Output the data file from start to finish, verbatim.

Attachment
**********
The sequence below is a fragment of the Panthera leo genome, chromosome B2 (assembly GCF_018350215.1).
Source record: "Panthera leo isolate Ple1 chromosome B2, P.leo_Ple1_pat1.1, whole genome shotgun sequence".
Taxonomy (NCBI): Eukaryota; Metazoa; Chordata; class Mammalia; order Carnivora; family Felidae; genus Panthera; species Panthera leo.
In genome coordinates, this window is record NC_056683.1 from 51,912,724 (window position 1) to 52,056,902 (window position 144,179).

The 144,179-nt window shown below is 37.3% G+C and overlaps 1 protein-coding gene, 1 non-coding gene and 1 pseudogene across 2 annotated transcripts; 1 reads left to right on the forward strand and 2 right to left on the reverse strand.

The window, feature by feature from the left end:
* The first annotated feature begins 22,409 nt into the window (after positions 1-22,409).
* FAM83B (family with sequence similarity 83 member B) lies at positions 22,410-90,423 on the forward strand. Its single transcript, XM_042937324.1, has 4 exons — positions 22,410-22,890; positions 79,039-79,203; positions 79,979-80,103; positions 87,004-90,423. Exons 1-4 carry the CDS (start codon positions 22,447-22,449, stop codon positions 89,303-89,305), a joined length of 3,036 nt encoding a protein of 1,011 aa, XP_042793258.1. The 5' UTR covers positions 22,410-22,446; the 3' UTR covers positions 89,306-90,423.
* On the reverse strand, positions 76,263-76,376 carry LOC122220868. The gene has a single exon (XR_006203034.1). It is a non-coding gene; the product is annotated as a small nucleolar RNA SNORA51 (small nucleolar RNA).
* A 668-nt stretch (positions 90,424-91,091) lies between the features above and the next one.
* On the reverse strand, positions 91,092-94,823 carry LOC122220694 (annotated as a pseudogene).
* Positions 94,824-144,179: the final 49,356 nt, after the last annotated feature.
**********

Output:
The sequence below is a fragment of the Panthera leo genome, chromosome B2 (assembly GCF_018350215.1).
Source record: "Panthera leo isolate Ple1 chromosome B2, P.leo_Ple1_pat1.1, whole genome shotgun sequence".
Taxonomy (NCBI): Eukaryota; Metazoa; Chordata; class Mammalia; order Carnivora; family Felidae; genus Panthera; species Panthera leo.
In genome coordinates, this window is record NC_056683.1 from 51,912,724 (window position 1) to 52,056,902 (window position 144,179).

The 144,179-nt window shown below is 37.3% G+C and overlaps 1 protein-coding gene, 1 non-coding gene and 1 pseudogene across 2 annotated transcripts; 1 reads left to right on the forward strand and 2 right to left on the reverse strand.

The window, feature by feature from the left end:
* The first annotated feature begins 22,409 nt into the window (after positions 1-22,409).
* FAM83B (family with sequence similarity 83 member B) lies at positions 22,410-90,423 on the forward strand. Its single transcript, XM_042937324.1, has 4 exons — positions 22,410-22,890; positions 79,039-79,203; positions 79,979-80,103; positions 87,004-90,423. Exons 1-4 carry the CDS (start codon positions 22,447-22,449, stop codon positions 89,303-89,305), a joined length of 3,036 nt encoding a protein of 1,011 aa, XP_042793258.1. The 5' UTR covers positions 22,410-22,446; the 3' UTR covers positions 89,306-90,423.
* On the reverse strand, positions 76,263-76,376 carry LOC122220868. The gene has a single exon (XR_006203034.1). It is a non-coding gene; the product is annotated as a small nucleolar RNA SNORA51 (small nucleolar RNA).
* A 668-nt stretch (positions 90,424-91,091) lies between the features above and the next one.
* On the reverse strand, positions 91,092-94,823 carry LOC122220694 (annotated as a pseudogene).
* Positions 94,824-144,179: the final 49,356 nt, after the last annotated feature.